Phillips sure of Inlet gas
Unlike many areas of the Lower 48, Alaska does not have gas storage facilities because the Cook Inlet gas fields are large enough to meet peak winter demands.
But as these fields mature and decline in production, they will soon no longer be able to meet winter peaks. Estimates now are that problems in daily "deliverability" of gas could begin as early as 2004.
In other states gas is stored during low demand summer months and used during winter. Such a capability could easily be established here, Jepson told the Alliance.
But exploration for gas is also just beginning in Southcentral Alaska, he said. New tools are available to the industry, like 3-D seismic, and exploration companies can now spot different indicators for gas and oil on seismic, Jepson said. These offer no guarantees of commercial discoveries, but they increase the chances of success, he said.
Also, gas prices in Southcentral Alaska are increasing.
"The new gas contracts Enstar has signed provide a price that is high enough to stimulate new exploration," Jepson said.
Southcentral Alaska has enjoyed very low gas prices for years because of the large fields’ lack of demand. Until the 1990s, gas in the Inlet was being sold for 30 cents per thousand cubic feet. Over the same period gas prices reached $2.50 and $3 per thousand cubic feet in the Lower 48, he said.
Most major producing basins go through phases of development with major discoveries made early and then years, sometimes decades, go by before new companies come in with new ideas, Jepson told the Alliance.
In the Inlet, gas was discovered in the 1960s while the industry searched for oil.
"All the big structures in the Inlet have been drilled," but there are many structures yet to be explored and undoubtedly smaller fields yet to be discovered, he said.
For example, Phillips and Anadarko Petroleum are now developing the small Moquawkie gas field discovered on the west side of the Inlet in 1998. The field will begin producing gas for Enstar in early 2002, Jepson said.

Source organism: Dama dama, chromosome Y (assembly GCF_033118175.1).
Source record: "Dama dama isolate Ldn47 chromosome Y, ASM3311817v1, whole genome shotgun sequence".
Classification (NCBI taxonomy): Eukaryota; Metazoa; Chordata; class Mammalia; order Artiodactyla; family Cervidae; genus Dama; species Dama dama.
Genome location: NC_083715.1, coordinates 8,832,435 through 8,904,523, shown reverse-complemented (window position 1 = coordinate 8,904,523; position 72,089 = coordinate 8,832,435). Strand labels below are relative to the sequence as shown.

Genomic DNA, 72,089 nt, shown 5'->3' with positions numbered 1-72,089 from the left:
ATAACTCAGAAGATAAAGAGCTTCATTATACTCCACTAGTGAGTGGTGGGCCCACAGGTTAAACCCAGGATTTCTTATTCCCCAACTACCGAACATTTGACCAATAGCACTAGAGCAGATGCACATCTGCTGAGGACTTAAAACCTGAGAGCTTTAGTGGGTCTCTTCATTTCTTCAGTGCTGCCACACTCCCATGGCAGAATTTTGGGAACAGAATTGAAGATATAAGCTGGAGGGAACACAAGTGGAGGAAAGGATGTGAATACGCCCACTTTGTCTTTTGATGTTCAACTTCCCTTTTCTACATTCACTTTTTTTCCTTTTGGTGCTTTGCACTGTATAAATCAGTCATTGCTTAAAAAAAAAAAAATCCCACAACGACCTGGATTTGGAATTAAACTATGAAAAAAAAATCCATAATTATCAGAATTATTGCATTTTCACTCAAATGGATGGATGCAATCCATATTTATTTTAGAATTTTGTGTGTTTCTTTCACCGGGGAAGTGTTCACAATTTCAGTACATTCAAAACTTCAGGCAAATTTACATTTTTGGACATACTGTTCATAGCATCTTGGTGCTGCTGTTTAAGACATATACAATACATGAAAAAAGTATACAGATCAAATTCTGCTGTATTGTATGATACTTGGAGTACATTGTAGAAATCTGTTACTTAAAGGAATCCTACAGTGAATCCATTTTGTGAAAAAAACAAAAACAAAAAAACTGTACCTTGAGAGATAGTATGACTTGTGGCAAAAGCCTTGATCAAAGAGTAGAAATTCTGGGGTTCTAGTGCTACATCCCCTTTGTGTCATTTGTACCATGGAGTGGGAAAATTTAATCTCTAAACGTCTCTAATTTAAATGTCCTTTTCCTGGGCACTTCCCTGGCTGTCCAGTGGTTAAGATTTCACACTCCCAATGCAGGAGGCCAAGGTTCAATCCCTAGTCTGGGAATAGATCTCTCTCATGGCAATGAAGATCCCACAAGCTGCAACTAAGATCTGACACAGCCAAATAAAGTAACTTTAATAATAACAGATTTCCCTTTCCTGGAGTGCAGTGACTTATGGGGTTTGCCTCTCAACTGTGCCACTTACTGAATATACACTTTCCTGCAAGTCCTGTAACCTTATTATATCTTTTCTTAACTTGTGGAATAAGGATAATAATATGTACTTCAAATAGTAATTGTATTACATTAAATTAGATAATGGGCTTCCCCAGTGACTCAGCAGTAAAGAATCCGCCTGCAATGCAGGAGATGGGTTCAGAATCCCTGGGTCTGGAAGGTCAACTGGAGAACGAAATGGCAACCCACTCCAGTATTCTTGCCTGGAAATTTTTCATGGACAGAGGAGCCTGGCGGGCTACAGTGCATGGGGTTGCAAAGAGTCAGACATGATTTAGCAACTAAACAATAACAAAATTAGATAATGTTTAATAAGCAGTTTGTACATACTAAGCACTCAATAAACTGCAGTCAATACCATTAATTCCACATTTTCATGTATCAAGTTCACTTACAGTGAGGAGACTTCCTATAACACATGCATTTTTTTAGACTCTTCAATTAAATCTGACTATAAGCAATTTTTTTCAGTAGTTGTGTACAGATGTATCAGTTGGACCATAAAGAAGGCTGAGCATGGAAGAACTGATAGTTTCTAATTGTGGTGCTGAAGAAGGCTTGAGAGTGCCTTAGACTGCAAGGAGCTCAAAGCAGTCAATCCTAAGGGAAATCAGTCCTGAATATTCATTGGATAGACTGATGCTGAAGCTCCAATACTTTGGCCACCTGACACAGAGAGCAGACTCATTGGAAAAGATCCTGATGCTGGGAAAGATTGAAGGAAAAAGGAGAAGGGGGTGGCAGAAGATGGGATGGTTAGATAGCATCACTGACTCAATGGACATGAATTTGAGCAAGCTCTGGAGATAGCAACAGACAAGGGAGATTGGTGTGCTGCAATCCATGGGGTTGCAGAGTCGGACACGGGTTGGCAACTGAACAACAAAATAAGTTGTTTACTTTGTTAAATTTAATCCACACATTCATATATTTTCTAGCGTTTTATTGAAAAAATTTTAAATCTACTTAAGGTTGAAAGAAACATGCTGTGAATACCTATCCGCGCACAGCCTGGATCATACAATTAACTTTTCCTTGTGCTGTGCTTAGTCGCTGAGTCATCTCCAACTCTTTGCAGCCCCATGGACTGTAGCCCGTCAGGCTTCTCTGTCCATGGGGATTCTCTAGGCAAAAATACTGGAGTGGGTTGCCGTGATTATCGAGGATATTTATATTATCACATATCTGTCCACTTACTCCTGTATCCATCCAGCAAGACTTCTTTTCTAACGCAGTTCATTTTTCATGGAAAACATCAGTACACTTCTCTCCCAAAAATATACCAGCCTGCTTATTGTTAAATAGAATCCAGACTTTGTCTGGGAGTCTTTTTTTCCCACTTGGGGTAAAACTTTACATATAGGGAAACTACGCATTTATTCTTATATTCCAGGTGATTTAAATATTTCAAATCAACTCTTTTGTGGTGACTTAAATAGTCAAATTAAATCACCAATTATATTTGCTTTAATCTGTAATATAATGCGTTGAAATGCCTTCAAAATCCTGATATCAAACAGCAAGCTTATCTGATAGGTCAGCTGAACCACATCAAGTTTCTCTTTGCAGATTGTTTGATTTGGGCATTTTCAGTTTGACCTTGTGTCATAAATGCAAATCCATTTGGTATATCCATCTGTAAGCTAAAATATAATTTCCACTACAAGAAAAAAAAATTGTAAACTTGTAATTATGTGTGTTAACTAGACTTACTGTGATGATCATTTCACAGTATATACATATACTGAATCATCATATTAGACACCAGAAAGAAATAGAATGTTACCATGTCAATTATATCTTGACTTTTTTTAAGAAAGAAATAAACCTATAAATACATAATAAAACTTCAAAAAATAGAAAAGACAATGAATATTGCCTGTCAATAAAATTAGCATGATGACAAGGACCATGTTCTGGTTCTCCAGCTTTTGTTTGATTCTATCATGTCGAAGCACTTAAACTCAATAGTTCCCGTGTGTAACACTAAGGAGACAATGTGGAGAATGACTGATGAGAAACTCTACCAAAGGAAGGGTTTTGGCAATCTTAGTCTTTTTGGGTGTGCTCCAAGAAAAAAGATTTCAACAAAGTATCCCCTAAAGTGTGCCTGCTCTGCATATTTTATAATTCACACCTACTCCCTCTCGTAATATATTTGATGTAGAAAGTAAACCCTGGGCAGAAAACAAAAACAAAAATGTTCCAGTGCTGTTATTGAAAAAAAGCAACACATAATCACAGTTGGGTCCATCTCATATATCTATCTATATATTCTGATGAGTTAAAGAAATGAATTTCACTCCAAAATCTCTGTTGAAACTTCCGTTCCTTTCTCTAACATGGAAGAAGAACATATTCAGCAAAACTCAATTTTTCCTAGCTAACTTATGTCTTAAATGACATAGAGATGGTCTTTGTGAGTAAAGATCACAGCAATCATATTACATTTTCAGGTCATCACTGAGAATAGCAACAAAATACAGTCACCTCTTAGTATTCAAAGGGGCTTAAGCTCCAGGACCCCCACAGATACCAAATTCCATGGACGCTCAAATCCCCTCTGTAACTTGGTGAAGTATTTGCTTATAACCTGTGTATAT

Smaller, independent companies like Anadarko, Forest Oil and Aurora are now exploring the Inlet, indicating the second phase of exploration is under way, he said.
"These are new players. More companies coming in will drill more wells," leading to more discoveries, Jepson said.
Phillips itself is exploring with a new test well in partnership with Forest, planned north of Anchor Point on the southern Kenai Peninsula, Jepson said.
However, one Cook Inlet oil exploration play now appears a dead end. Phillips plans no further work on its Tyonek Deep oil prospect near the Tyonek gas platform, Jepson said after speaking to the Alliance. The oil reservoir appears to be uneconomic at this time, he said.
Tyonek Deep is part of the Sunfish prospect in the Inlet for which there were once high hopes. ARCO Alaska Inc., which Phillips acquired last year, made an Inlet oil discovery that at first appeared large.
Subsequent drilling proved disappointing, however. Even before acquiring ARCO, Phillips continued work on a part of the Sunfish reservoir near the Tyonek platform, which it renamed Tyonek Deep. But even that was not viable to develop, Jepson indicated.